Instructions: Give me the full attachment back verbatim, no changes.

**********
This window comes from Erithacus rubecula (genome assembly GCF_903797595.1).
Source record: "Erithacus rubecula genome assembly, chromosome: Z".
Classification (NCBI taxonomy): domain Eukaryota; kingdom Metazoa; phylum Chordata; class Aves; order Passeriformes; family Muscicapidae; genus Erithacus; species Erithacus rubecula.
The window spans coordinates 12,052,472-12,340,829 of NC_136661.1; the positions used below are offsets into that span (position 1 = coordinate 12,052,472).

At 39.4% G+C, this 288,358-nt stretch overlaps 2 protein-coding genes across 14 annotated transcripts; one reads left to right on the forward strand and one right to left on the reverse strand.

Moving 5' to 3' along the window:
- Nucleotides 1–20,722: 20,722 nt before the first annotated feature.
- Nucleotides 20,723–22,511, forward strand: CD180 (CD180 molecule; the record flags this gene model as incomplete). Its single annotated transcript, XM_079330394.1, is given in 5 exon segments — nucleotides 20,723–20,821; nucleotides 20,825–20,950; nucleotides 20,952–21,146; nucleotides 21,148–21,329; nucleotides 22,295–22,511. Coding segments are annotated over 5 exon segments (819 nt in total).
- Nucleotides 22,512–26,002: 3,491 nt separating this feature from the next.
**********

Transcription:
This window comes from Erithacus rubecula (genome assembly GCF_903797595.1).
Source record: "Erithacus rubecula genome assembly, chromosome: Z".
Classification (NCBI taxonomy): domain Eukaryota; kingdom Metazoa; phylum Chordata; class Aves; order Passeriformes; family Muscicapidae; genus Erithacus; species Erithacus rubecula.
The window spans coordinates 12,052,472-12,340,829 of NC_136661.1; the positions used below are offsets into that span (position 1 = coordinate 12,052,472).

At 39.4% G+C, this 288,358-nt stretch overlaps 2 protein-coding genes across 14 annotated transcripts; one reads left to right on the forward strand and one right to left on the reverse strand.

Moving 5' to 3' along the window:
- Nucleotides 1–20,722: 20,722 nt before the first annotated feature.
- Nucleotides 20,723–22,511, forward strand: CD180 (CD180 molecule; the record flags this gene model as incomplete). Its single annotated transcript, XM_079330394.1, is given in 5 exon segments — nucleotides 20,723–20,821; nucleotides 20,825–20,950; nucleotides 20,952–21,146; nucleotides 21,148–21,329; nucleotides 22,295–22,511. Coding segments are annotated over 5 exon segments (819 nt in total).
- Nucleotides 22,512–26,002: 3,491 nt separating this feature from the next.